Surviving As A Type A Introvert In College
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Health and Wellness

Surviving As A Type A Introvert In College

After 3 ½ years I might just be an expert.

Surviving As A Type A Introvert In College

Sometimes, college can be a nightmare for introverts. Likewise, it can be a nightmare for type A individuals. What’s even better is if you are both an introvert and a type A college student. I happen to fall under this category and I have survived and thrived during the past few years of school.

One of the things that bothers me most about college is the party atmosphere. I don’t like to drink, nor do I enjoy staying up past midnight. I don’t like bars, I don’t like Frat houses, and I don’t like any place with blaring music and dim lights that reeks of alcohol or vomit. The introverted side of me refuses to go to parties for the fear of having to interact with people. The type A side of me would rather use my time wisely by studying or sleeping while others go out. So, the solution is to compromise with both aspects of my personality. I recognize that I need to take breaks and relax on occasion, though I often need to be reminded or forced to do so. I also recognize that it’s important for me to focus on my academics and get my homework done. Watching a TV episode or a movie is the perfect solution because it allows you to study until it gets late and you lose focus, but also allows you to have fun without having to be around a crowd.

Another thing I hate is when someone steals your seat in class. While there may not be official assigned seats in college, there are unofficial assigned seats. The seat you choose on the first day of class is yours for the rest of the semester, so it can be frustrating to walk in a room and see that your spot is unavailable. This forces you to talk to other people, see the professor from a different angle, and break tradition. It just throws everything off, and you’re forced to compensate. The solutions are as follows: get to class early so you can snag your seat, make sure that everyone knows how upset you will be if your spot is taken, and if someone sits there, take a deep breath and move on.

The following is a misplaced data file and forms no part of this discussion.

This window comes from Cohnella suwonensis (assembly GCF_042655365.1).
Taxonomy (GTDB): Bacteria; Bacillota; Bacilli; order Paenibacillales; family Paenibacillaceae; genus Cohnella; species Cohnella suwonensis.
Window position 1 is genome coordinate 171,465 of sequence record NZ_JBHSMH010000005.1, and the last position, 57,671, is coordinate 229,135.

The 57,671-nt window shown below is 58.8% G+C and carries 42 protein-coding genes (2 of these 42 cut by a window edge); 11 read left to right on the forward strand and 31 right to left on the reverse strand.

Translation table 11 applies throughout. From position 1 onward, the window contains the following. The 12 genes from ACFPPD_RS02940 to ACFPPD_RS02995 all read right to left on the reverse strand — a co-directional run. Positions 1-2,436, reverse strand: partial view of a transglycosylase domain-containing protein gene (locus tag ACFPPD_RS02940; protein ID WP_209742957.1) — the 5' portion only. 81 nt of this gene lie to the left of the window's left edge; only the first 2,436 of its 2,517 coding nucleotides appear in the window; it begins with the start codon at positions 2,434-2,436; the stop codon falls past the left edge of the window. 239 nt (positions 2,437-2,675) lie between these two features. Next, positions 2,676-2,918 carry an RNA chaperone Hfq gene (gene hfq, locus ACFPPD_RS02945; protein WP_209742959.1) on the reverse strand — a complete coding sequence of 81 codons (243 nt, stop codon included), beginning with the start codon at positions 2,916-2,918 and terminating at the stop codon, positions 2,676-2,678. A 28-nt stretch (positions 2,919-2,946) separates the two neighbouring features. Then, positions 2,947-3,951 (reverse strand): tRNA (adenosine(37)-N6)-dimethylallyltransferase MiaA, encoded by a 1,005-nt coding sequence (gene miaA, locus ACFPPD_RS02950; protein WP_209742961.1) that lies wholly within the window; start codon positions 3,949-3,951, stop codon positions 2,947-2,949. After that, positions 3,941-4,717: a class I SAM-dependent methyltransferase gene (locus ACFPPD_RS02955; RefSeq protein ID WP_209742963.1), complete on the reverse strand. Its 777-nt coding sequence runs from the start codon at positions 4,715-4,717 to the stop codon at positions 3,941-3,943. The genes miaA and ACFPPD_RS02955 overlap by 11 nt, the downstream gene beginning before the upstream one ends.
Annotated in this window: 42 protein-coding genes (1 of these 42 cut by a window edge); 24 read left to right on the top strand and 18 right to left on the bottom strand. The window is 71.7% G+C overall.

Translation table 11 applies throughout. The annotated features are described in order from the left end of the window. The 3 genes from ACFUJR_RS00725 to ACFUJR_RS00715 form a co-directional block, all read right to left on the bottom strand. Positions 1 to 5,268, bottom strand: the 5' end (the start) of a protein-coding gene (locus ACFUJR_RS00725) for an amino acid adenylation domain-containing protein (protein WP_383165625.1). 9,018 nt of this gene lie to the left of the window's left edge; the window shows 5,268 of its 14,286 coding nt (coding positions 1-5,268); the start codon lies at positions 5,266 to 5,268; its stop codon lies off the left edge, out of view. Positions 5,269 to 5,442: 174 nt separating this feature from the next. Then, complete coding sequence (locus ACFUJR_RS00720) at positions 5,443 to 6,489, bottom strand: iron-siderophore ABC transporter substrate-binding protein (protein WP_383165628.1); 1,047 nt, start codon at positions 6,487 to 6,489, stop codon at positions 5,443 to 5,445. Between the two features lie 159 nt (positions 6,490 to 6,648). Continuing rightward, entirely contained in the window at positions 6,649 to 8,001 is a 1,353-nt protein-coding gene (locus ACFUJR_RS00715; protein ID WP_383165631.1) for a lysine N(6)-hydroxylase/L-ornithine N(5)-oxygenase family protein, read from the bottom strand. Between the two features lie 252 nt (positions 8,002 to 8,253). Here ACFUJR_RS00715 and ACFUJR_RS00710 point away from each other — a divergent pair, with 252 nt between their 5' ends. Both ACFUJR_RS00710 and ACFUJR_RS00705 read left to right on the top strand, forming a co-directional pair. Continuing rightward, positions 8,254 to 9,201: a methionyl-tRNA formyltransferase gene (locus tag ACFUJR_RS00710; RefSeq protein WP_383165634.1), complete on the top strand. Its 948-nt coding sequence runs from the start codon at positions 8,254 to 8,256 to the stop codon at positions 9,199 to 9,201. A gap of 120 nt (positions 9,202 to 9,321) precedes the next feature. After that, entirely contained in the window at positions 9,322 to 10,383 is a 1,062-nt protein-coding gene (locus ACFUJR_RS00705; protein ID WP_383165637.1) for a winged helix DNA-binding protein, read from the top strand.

The dreaded group projects aren’t a walk in the park either. They involve you talking to people who you may or may not be friends with, as well as actually getting along with them so you can complete your assignment. The worst part of these for a type A individual is that a majority of the group members always seem to be slackers, leaving you to be the leader and complete an A+ worthy project. Some people may refer to you as an overachiever because of this attitude, but that’s okay. Try to divide the work evenly, set deadlines, and seek out another group member that also wants to get a good grade (if there is one). Sometimes you just have to suck it up and do the extra work to prevent yourself from failing, but that’s life.

If the previous three situations don’t make you cringe, forced class participation sure will. Not only does this bring about your fear of speaking in front of people, but the thought of being wrong terrifies you. It’s basically a lose-lose situation. I still struggle with this due to my perfectionism, but my desire to earn the points and maintain my grades tends to trump that part of my personality. Looking for easy opportunities to participate has become an acquired talent to help me with this challenge. Participation for reading a paragraph aloud, sharing your opinion, or asking a question are some of the best ways to earn your points while still feeling comfortable and confident.

College involves a lot of stepping out of your comfort zone. For those of us who don't enjoy that, it can be a challenge, but once we learn how to survive with our personality types in mind, we're unstoppable.

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This article has not been reviewed by Odyssey HQ and solely reflects the ideas and opinions of the creator.

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